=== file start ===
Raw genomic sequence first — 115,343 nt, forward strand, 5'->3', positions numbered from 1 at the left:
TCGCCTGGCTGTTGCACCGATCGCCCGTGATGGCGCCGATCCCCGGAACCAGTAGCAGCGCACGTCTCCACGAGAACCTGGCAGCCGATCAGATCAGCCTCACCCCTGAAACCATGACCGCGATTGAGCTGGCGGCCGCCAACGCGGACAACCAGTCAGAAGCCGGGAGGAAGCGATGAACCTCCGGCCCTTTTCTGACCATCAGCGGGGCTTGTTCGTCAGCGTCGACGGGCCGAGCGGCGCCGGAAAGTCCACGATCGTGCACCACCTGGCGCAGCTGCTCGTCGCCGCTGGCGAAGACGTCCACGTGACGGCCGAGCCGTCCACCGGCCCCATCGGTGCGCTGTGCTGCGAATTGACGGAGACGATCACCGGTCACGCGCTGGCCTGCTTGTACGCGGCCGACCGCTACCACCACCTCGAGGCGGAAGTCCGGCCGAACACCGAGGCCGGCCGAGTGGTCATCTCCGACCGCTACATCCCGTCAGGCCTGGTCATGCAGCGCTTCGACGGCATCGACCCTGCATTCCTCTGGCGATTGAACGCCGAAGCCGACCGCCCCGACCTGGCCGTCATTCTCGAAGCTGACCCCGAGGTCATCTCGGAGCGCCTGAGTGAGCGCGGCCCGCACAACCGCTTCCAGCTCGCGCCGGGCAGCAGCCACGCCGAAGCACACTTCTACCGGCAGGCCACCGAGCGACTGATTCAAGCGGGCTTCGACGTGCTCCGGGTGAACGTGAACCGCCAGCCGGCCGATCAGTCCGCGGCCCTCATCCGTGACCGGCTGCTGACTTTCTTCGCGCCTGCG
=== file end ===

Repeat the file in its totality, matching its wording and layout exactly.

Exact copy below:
Raw genomic sequence first — 115,343 nt, forward strand, 5'->3', positions numbered from 1 at the left:
TCGCCTGGCTGTTGCACCGATCGCCCGTGATGGCGCCGATCCCCGGAACCAGTAGCAGCGCACGTCTCCACGAGAACCTGGCAGCCGATCAGATCAGCCTCACCCCTGAAACCATGACCGCGATTGAGCTGGCGGCCGCCAACGCGGACAACCAGTCAGAAGCCGGGAGGAAGCGATGAACCTCCGGCCCTTTTCTGACCATCAGCGGGGCTTGTTCGTCAGCGTCGACGGGCCGAGCGGCGCCGGAAAGTCCACGATCGTGCACCACCTGGCGCAGCTGCTCGTCGCCGCTGGCGAAGACGTCCACGTGACGGCCGAGCCGTCCACCGGCCCCATCGGTGCGCTGTGCTGCGAATTGACGGAGACGATCACCGGTCACGCGCTGGCCTGCTTGTACGCGGCCGACCGCTACCACCACCTCGAGGCGGAAGTCCGGCCGAACACCGAGGCCGGCCGAGTGGTCATCTCCGACCGCTACATCCCGTCAGGCCTGGTCATGCAGCGCTTCGACGGCATCGACCCTGCATTCCTCTGGCGATTGAACGCCGAAGCCGACCGCCCCGACCTGGCCGTCATTCTCGAAGCTGACCCCGAGGTCATCTCGGAGCGCCTGAGTGAGCGCGGCCCGCACAACCGCTTCCAGCTCGCGCCGGGCAGCAGCCACGCCGAAGCACACTTCTACCGGCAGGCCACCGAGCGACTGATTCAAGCGGGCTTCGACGTGCTCCGGGTGAACGTGAACCGCCAGCCGGCCGATCAGTCCGCGGCCCTCATCCGTGACCGGCTGCTGACTTTCTTCGCGCCTGCG